Health Technology Assessment: Using Biostatistics to Break the Barriers of Adopting New Medicines, 1st Edition (Hardback) book cover

Health Technology Assessment

Using Biostatistics to Break the Barriers of Adopting New Medicines, 1st Edition

By Robert B. Hopkins, MA, MBA, PhD, Ron Goeree, MA

CRC Press

276 pages | 33 B/W Illus.

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Hardback: 9781482244526
pub: 2015-04-10
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The term health technology refers to drugs, devices, and programs that can improve and extend quality of life. As decision-makers struggle to find ways to reduce costs while improving health care delivery, health technology assessments (HTA) provide the evidence required to make better-informed decisions.

This is the first book that focuses on the statistical options of HTAs, to fully capture the value of health improvements along with their associated economic consequences. After reading the book, readers will better understand why some health technologies receive regulatory or reimbursement approval while others do not, what can be done to improve the chances of approval, as well as common shortcomings of submissions for drug and device reimbursement.

The book begins by contrasting the differences between regulatory approval and reimbursement approval. Next, it reviews the principles and steps for conducting an HTA, including the reasons why different agencies will have a different focus for their scope in the HTA.

Supplying an accessible introduction to the various statistical options for different methods in an HTA, the book identifies the links to regulatory and reimbursement decisions for each option. It highlights many of the methodological advances that have occurred since HTA research began, to provide researchers and decision-makers with a cutting-edge framework. It also details the logical basis for the methods along with simple instructions on how to conduct the various techniques.

Both authors have considerable experience in generating evidence for submissions and reviewing submissions to decision-makers for funding. One of the authors has also received a nationally recognized lifetime achievement award in this area.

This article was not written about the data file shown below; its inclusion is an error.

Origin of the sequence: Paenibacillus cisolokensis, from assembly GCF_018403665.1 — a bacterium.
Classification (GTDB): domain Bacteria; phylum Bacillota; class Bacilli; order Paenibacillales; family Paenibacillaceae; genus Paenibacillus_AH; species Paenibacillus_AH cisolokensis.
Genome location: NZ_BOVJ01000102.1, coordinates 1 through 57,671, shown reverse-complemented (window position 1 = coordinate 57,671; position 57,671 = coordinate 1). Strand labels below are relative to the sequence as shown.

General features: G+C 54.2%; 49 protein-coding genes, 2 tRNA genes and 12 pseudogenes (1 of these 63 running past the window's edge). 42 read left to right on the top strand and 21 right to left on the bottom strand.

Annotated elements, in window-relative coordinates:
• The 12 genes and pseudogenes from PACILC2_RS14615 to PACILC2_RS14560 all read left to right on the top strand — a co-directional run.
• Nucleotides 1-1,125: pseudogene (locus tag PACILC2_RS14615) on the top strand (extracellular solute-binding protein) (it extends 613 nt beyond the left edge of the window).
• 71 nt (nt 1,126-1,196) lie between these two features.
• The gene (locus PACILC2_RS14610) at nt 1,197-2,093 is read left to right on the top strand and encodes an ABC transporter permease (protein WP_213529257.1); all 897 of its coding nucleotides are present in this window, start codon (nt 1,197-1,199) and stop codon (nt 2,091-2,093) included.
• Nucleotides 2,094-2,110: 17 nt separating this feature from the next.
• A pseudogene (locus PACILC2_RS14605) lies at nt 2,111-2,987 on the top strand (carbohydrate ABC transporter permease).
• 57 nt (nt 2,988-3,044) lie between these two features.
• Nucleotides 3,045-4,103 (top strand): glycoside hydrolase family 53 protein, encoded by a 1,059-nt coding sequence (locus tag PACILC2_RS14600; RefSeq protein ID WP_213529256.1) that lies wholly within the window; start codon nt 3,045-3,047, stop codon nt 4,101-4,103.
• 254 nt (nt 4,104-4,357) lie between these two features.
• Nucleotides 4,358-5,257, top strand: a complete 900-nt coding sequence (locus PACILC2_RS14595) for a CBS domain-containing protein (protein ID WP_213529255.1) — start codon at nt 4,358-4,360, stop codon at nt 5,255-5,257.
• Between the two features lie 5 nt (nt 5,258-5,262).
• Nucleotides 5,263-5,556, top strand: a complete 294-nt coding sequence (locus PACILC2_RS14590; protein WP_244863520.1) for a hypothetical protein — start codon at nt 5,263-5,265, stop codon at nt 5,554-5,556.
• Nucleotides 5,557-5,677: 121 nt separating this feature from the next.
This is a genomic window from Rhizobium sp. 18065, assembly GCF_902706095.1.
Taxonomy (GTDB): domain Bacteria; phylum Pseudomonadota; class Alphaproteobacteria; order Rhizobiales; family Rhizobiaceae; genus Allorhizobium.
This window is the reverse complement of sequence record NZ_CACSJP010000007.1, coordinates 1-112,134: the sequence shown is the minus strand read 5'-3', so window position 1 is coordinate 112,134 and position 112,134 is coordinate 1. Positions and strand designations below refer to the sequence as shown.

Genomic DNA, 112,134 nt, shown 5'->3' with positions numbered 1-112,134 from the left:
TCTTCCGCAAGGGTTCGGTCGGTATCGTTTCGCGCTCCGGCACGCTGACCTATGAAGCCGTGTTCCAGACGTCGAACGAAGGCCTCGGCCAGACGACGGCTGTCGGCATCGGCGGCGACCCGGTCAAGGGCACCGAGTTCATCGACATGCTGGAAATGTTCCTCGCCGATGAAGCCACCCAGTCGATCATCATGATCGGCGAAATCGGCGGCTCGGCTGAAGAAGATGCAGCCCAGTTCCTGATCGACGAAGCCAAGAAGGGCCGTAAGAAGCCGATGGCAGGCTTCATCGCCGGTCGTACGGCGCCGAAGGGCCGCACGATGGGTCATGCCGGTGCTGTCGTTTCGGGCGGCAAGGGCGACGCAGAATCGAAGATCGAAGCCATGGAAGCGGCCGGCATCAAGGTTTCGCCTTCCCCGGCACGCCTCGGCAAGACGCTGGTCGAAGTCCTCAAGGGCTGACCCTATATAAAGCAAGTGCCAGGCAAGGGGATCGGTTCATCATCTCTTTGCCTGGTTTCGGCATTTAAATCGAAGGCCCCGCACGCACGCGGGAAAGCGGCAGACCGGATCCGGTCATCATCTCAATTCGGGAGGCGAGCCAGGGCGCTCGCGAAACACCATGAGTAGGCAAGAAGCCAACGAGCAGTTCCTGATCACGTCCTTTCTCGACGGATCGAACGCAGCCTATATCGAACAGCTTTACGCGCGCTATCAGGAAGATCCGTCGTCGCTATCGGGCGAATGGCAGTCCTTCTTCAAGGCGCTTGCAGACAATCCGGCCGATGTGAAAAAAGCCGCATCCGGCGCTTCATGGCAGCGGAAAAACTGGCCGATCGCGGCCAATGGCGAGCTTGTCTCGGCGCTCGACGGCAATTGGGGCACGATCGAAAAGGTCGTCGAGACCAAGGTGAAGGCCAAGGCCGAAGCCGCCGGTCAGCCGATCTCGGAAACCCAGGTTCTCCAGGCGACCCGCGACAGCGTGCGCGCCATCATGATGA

Table of Contents

Regulation, Reimbursement and Health Technology Assessment


Regulatory Approval

Regulatory Approval for Prescription Drugs

Regulatory Approval for Devices

Regulatory Approval for Public Health and Other Non- Drug Non-Device Approvals

Reimbursement Approval for Drugs

Initiation of Drug Review for Reimbursement

Further Clinical Evidence for Drug Reimbursement

Consideration of Cost in Drug Reimbursement Decisions

Drug Price Negotiations

Reimbursement Approval for Devices

Health Technology Assessment

Step 1: Identify the Topic for Assessment

Step 2: Clear Specification of the Problem

Step 3: Gathering the Evidence

Step 4: Aggregation and Appraisal of the Evidence

Step 5: Synthesize and Consolidate Evidence

Step 6: Collection of Primary Data (Field Evaluation)

Step 7: Economic Evaluation, Budget and Health Systems Impact Analysis

Step 8: Assessment of Social, Ethical and Legal Considerations

Step 9: Formulation of Findings and Recommendations

Step 10: Dissemination of Findings and Recommendations

Step 11: Monitoring the Impact of Assessment Reports



Requirements and Sources of Data to Complete an HTA

Data Requirements to Complete an HTA


Introduction to Health-Related Quality of Life

Introduction to Resource Utilization and Costs

Need for Modelling

Decision Analytic Model

Markov Model

Start with the Trials: Safety and Efficacy

Secondary Data Requirements

Rare Diseases

Effectiveness versus Efficacy

Long-Term Outcomes